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By Jody Godoy
SAN JOSE, Calif., Nov 30 (Reuters) - Theranos founder Elizabeth Holmes is expected to face cross-examination by a prosecutor on Tuesday, in what could be a pivotal moment in the fraud trial of the blood-testing startup founder.
Prosecutors say the former Silicon Valley star lied about the effectiveness of the technology at the now-defunct startup, claiming it could run diagnostic tests more quickly and accurately than traditional lab testing.
Holmes, 37, faces nine counts of wire fraud and two counts of conspiracy. She has pleaded not guilty.
Her somewhat rare decision to take the stand in her own defense exposes her to questioning about her testimony that she did not intend to mislead investors on Theranos' partnerships with pharmaceutical companies including Pfizer Inc.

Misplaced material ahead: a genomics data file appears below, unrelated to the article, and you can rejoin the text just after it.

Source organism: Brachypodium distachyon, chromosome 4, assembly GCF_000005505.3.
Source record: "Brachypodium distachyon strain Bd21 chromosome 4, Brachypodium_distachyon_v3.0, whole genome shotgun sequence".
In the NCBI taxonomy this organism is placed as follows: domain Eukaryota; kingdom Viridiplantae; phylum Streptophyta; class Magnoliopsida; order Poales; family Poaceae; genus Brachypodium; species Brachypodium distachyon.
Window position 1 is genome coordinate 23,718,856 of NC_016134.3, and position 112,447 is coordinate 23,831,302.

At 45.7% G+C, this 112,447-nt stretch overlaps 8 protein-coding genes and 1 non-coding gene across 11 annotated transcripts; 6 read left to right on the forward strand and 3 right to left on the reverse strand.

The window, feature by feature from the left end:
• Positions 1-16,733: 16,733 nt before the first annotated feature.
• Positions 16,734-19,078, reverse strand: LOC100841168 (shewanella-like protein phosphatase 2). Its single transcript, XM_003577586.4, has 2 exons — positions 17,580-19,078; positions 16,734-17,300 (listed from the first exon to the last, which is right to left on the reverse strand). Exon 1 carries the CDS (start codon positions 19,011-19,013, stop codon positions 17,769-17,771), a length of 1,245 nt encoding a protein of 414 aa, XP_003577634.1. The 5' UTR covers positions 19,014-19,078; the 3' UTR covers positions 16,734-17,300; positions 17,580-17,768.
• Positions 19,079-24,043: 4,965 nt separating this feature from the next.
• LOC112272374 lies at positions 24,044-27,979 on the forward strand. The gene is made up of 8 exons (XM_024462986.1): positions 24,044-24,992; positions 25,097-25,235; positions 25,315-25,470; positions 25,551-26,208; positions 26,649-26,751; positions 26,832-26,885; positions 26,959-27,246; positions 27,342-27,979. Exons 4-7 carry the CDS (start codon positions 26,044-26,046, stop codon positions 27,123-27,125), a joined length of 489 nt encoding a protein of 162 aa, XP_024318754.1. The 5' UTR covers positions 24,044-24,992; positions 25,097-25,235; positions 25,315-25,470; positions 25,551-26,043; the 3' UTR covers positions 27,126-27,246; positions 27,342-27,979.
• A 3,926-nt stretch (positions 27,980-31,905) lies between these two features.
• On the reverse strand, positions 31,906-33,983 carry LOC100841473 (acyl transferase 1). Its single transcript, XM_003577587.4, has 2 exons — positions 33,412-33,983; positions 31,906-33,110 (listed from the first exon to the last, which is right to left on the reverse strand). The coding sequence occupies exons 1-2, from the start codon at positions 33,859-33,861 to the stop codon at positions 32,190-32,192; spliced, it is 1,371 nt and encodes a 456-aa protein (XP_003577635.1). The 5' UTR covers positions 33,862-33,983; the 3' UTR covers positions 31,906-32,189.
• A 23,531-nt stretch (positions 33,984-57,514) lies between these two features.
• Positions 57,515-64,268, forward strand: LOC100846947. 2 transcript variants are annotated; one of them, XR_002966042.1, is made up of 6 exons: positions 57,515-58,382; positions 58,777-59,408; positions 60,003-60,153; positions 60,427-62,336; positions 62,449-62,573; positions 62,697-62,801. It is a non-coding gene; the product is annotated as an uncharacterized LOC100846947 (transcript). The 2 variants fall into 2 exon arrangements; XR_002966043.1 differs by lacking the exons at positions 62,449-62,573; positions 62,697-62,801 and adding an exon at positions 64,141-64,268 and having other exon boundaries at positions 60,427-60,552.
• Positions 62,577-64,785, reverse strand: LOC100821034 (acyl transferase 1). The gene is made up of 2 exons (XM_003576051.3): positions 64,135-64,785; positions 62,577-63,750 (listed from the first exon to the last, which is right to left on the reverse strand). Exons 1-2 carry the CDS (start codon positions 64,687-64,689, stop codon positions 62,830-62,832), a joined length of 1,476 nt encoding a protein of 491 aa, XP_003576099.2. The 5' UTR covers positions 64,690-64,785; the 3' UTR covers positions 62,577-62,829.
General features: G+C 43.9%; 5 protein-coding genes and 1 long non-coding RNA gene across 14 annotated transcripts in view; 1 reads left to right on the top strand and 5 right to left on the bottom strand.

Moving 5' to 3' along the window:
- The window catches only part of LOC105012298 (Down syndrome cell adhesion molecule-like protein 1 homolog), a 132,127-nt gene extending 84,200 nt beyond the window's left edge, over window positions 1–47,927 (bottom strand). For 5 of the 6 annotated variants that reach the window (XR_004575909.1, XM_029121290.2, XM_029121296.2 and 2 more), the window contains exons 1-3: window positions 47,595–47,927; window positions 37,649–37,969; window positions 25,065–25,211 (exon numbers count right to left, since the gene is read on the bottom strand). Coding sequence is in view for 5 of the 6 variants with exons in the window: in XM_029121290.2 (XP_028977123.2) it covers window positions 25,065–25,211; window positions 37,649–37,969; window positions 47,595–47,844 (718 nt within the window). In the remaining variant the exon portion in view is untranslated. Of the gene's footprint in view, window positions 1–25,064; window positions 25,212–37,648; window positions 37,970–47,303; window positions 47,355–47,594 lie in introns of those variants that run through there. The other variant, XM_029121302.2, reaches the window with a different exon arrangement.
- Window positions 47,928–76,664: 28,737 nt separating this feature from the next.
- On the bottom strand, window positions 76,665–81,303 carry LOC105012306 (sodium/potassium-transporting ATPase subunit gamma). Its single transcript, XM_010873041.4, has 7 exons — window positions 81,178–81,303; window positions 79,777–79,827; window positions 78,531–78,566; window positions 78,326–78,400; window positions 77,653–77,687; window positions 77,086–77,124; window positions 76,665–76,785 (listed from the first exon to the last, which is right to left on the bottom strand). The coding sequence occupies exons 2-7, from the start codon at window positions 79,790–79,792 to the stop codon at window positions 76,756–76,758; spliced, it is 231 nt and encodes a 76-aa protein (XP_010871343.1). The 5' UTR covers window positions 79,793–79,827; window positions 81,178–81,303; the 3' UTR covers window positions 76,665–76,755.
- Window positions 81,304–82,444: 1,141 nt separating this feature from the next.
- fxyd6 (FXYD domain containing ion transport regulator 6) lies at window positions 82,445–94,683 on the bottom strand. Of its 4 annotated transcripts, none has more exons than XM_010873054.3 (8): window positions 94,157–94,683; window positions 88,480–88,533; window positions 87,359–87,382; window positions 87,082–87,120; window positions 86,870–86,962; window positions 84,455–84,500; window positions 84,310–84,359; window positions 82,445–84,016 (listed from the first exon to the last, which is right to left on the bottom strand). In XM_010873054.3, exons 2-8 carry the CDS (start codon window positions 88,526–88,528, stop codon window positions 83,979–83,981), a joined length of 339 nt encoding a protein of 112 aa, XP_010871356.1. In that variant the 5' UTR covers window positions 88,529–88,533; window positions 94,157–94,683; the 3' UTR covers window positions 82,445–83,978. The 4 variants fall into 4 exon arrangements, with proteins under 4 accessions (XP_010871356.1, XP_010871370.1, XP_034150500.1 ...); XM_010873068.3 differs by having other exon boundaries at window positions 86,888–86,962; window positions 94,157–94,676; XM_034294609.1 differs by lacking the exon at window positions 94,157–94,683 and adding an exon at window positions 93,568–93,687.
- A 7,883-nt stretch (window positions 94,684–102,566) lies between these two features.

Holmes denied on the stand that she misrepresented Theranos' work with the U.S. military, which will also be fair game, as will recorded conversations with a journalist who wrote a flattering profile of Holmes and Theranos.
During questioning by her own lawyer on Monday, Holmes testified that she was abused by former romantic partner and Theranos executive Ramesh "Sunny" Balwani and that the relationship had a pervasive impact on her life during the time when prosecutors say she committed fraud.
Holmes testified last week that Balwani prepared financial projections that were shared with investors.
She said on Monday that she did not question him as she should have, because he had taught her "everything I thought I knew about business."
Balwani has "categorically" denied the allegations in court filings, calling them "false and inflammatory." An attorney for Balwani did not reply to a request for comment on Monday.
Balwani, who is also charged with fraud and will stand trial separately, has pleaded not guilty.
(Reporting by Jody Godoy in San Jose; Editing by Noeleen Walder and David Gregorio)